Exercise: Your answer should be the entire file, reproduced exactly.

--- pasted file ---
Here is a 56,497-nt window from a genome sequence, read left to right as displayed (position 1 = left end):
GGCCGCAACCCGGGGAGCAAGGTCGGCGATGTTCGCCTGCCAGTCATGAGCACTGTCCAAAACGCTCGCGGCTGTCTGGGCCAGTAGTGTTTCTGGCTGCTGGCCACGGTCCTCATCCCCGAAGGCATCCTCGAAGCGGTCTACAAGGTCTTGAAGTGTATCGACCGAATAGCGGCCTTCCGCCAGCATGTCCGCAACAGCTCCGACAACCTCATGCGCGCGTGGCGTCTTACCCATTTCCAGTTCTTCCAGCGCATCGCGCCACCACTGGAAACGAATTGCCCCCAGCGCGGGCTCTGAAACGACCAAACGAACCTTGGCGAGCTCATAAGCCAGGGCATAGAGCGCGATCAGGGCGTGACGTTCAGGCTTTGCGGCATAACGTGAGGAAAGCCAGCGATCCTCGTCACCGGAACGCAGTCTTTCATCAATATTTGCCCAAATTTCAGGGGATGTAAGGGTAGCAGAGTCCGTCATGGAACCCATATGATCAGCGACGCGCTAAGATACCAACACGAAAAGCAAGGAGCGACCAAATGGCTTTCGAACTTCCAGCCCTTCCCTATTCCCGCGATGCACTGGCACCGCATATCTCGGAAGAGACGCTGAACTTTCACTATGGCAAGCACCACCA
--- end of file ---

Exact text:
Here is a 56,497-nt window from a genome sequence, read left to right as displayed (position 1 = left end):
GGCCGCAACCCGGGGAGCAAGGTCGGCGATGTTCGCCTGCCAGTCATGAGCACTGTCCAAAACGCTCGCGGCTGTCTGGGCCAGTAGTGTTTCTGGCTGCTGGCCACGGTCCTCATCCCCGAAGGCATCCTCGAAGCGGTCTACAAGGTCTTGAAGTGTATCGACCGAATAGCGGCCTTCCGCCAGCATGTCCGCAACAGCTCCGACAACCTCATGCGCGCGTGGCGTCTTACCCATTTCCAGTTCTTCCAGCGCATCGCGCCACCACTGGAAACGAATTGCCCCCAGCGCGGGCTCTGAAACGACCAAACGAACCTTGGCGAGCTCATAAGCCAGGGCATAGAGCGCGATCAGGGCGTGACGTTCAGGCTTTGCGGCATAACGTGAGGAAAGCCAGCGATCCTCGTCACCGGAACGCAGTCTTTCATCAATATTTGCCCAAATTTCAGGGGATGTAAGGGTAGCAGAGTCCGTCATGGAACCCATATGATCAGCGACGCGCTAAGATACCAACACGAAAAGCAAGGAGCGACCAAATGGCTTTCGAACTTCCAGCCCTTCCCTATTCCCGCGATGCACTGGCACCGCATATCTCGGAAGAGACGCTGAACTTTCACTATGGCAAGCACCACCA